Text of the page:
8. Market Impact: Renting contributes positively to the housing market, providing more housing options for people.

Consider these factors when deciding between buy-to-let properties and flipping projects as your investment strategy.


Stamp Duty Land Tax

The Government and the Bank of England have implemented significant tax changes for investment properties. Since 2016, any property beyond the owner’s primary residence incurs the standard stamp duty land tax (SDLT) plus an additional 3%. These regulations raised the tax burden for second homeowners. Philip Hammond had the opportunity to address these concerns, allocating £500 million for additional housing and pledging to build 650,000 more homes. However, housing growth remains slow, raising doubts about the promise’s fulfillment, especially post-Brexit.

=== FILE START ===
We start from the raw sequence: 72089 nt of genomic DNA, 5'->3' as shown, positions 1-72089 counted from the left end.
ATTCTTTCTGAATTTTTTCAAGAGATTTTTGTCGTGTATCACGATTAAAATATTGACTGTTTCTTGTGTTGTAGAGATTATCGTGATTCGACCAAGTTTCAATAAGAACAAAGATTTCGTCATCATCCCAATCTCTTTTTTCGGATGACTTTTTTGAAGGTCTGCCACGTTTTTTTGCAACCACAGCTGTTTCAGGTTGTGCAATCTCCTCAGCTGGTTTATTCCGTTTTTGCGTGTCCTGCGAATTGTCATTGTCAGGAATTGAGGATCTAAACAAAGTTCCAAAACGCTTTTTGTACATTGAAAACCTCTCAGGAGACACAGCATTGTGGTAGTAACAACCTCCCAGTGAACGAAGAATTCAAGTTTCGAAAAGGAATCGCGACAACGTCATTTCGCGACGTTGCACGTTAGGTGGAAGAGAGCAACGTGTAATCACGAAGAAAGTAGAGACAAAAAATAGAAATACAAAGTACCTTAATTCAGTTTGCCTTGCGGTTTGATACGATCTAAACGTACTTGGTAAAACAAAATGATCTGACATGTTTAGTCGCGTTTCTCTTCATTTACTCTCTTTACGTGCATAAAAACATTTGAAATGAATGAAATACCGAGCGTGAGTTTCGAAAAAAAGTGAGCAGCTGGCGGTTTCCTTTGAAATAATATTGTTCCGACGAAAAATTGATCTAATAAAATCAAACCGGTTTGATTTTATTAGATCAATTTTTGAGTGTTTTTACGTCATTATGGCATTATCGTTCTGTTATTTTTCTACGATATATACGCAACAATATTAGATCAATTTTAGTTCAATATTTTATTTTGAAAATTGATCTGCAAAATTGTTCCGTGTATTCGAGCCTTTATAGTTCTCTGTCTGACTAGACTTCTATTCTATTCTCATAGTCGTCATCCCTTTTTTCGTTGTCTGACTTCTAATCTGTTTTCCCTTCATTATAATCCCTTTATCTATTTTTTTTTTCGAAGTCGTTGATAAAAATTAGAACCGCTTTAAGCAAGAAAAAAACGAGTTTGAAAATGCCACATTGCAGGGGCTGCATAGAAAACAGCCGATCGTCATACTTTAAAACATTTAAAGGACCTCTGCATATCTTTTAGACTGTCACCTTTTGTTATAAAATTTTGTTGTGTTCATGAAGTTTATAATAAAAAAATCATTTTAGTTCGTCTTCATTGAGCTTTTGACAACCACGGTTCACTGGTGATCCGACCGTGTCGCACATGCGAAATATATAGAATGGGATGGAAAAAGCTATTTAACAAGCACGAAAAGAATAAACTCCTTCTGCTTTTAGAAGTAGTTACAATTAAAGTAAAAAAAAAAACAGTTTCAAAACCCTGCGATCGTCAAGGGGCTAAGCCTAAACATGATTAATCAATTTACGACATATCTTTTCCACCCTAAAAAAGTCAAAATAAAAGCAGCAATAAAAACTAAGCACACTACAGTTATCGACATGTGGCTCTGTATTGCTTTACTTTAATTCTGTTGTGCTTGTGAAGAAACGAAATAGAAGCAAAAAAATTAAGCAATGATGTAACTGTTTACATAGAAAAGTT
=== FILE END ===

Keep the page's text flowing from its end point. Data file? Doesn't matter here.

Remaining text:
Having a tenant who pays rent in your property makes financial sense. Alongside mortgage contributions, you’ll be responsible for council tax, which can add up quickly. Current legislation demands a rental income of 120% of your mortgage contribution, subject to change.

If you buy a property with the intention of renovating and selling it, delays can lead to escalating costs. Renovation projects often exceed schedules, risking profitability. A property is a good investment if you can afford it; otherwise, you may hastily sell at a loss or face repossession for missed mortgage payments.


Flipping is not technically considered ‘investing’